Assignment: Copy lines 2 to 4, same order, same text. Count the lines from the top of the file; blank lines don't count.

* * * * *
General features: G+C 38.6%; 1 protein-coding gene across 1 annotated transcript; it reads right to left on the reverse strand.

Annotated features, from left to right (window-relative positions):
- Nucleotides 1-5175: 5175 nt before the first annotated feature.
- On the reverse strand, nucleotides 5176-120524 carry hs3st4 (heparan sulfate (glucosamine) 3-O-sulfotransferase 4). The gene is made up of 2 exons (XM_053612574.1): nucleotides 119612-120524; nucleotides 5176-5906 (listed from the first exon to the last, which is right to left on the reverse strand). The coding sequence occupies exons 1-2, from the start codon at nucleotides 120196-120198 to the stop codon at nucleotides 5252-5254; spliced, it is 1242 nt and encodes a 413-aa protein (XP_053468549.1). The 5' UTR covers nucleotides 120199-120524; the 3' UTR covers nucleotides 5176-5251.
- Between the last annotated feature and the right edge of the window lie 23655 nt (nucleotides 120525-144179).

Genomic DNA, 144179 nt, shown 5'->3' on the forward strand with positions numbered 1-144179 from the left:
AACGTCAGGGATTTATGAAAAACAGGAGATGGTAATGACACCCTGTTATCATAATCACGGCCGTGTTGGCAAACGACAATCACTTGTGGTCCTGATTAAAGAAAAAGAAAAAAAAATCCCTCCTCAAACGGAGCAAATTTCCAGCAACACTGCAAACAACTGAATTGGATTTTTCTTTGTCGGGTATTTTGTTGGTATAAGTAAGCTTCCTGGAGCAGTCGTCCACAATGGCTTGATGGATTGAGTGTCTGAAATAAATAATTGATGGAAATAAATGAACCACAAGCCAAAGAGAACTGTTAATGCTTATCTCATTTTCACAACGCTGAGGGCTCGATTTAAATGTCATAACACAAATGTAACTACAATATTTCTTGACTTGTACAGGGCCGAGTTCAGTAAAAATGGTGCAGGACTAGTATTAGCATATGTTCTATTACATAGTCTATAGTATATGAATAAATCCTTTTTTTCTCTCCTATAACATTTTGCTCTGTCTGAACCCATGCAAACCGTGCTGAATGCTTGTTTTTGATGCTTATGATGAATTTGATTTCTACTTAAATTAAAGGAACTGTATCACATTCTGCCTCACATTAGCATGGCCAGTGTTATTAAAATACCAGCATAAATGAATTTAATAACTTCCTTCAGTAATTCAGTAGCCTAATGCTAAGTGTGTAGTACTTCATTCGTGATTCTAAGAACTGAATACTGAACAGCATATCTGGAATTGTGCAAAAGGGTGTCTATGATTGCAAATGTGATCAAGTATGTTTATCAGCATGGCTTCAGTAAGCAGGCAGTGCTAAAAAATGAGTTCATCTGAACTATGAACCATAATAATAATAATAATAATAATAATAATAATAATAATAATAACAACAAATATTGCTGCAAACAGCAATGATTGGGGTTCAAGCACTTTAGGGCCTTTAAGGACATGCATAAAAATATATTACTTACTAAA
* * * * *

Annotated features, from left to right (window-relative positions):
- Nucleotides 1-5175: 5175 nt before the first annotated feature.
- On the reverse strand, nucleotides 5176-120524 carry hs3st4 (heparan sulfate (glucosamine) 3-O-sulfotransferase 4). The gene is made up of 2 exons (XM_053612574.1): nucleotides 119612-120524; nucleotides 5176-5906 (listed from the first exon to the last, which is right to left on the reverse strand). The coding sequence occupies exons 1-2, from the start codon at nucleotides 120196-120198 to the stop codon at nucleotides 5252-5254; spliced, it is 1242 nt and encodes a 413-aa protein (XP_053468549.1). The 5' UTR covers nucleotides 120199-120524; the 3' UTR covers nucleotides 5176-5251.